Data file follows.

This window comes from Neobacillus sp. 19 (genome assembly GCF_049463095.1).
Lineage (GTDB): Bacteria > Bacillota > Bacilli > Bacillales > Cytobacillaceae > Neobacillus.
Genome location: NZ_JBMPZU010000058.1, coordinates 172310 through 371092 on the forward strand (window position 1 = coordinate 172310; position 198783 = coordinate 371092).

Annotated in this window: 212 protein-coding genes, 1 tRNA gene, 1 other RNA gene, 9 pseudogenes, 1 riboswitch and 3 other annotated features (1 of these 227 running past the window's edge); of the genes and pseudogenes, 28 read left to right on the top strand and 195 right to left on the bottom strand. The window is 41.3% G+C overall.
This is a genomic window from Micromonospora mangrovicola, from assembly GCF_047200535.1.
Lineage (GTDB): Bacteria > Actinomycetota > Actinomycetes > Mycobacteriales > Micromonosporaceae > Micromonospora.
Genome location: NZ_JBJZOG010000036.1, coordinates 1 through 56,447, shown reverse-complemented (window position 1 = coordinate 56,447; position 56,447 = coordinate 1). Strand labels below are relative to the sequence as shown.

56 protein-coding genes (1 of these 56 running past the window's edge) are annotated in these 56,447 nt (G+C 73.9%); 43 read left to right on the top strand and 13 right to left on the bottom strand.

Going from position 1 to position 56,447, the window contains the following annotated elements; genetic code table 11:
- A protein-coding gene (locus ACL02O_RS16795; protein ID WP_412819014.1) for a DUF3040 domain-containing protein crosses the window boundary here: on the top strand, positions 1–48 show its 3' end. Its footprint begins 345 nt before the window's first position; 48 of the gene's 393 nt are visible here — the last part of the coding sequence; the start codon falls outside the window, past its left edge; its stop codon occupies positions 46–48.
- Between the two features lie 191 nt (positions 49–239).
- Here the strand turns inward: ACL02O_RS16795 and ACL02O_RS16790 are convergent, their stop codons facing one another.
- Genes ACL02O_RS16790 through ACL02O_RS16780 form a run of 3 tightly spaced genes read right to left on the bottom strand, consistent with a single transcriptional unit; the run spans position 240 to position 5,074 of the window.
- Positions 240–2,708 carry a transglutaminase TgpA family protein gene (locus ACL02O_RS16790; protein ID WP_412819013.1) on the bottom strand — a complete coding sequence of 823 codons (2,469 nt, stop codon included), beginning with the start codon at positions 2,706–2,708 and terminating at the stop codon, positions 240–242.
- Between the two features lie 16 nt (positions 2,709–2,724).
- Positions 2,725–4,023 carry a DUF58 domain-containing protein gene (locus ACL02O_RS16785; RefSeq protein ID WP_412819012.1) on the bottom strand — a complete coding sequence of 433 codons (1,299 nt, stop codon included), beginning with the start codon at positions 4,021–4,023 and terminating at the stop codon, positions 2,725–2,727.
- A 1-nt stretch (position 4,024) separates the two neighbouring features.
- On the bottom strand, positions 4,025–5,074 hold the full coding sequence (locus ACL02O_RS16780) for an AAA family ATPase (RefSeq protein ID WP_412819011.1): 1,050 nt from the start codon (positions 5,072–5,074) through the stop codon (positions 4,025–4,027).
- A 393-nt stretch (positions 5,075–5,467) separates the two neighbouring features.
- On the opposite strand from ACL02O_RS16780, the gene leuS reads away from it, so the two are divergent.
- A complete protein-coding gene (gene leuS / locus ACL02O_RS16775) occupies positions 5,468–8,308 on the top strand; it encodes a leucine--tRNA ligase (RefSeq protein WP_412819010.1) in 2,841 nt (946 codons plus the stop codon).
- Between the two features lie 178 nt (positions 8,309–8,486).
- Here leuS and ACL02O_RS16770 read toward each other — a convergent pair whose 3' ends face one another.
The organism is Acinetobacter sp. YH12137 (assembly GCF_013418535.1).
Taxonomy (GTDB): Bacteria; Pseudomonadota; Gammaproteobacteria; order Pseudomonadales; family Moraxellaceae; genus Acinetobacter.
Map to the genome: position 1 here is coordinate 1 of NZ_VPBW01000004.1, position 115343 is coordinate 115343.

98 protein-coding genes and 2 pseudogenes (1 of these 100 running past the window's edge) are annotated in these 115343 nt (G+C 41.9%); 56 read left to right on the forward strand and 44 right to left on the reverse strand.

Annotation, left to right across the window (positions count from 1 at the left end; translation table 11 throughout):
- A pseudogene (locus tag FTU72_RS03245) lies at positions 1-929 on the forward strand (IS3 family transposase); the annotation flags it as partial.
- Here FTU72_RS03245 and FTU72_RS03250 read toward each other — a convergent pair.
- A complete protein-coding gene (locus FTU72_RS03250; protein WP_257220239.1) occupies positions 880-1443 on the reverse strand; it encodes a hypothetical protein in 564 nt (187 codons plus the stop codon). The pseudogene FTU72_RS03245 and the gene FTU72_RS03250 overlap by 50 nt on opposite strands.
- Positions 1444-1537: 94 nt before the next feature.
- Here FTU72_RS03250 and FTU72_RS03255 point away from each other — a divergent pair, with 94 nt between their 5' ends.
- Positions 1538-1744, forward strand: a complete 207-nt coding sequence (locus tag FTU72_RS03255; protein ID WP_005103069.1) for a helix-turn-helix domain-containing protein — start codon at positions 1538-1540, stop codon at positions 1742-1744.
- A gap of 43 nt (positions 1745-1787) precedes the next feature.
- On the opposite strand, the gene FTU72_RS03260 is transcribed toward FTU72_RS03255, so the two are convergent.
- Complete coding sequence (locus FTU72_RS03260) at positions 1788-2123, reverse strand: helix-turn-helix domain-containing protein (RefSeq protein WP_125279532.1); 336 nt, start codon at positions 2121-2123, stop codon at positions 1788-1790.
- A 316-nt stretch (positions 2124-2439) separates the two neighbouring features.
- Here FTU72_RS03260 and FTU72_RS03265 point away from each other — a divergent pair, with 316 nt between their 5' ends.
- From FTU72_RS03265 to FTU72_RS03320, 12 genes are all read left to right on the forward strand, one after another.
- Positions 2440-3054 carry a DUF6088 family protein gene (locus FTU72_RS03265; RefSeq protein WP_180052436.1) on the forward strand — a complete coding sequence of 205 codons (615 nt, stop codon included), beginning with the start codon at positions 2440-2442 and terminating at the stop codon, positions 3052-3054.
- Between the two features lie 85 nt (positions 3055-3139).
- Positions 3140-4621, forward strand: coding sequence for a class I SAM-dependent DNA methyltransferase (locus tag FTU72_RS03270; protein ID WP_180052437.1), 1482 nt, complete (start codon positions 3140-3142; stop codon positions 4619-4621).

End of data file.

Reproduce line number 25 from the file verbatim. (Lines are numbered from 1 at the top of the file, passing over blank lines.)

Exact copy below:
Taxonomy (GTDB): Bacteria; Pseudomonadota; Gammaproteobacteria; order Pseudomonadales; family Moraxellaceae; genus Acinetobacter.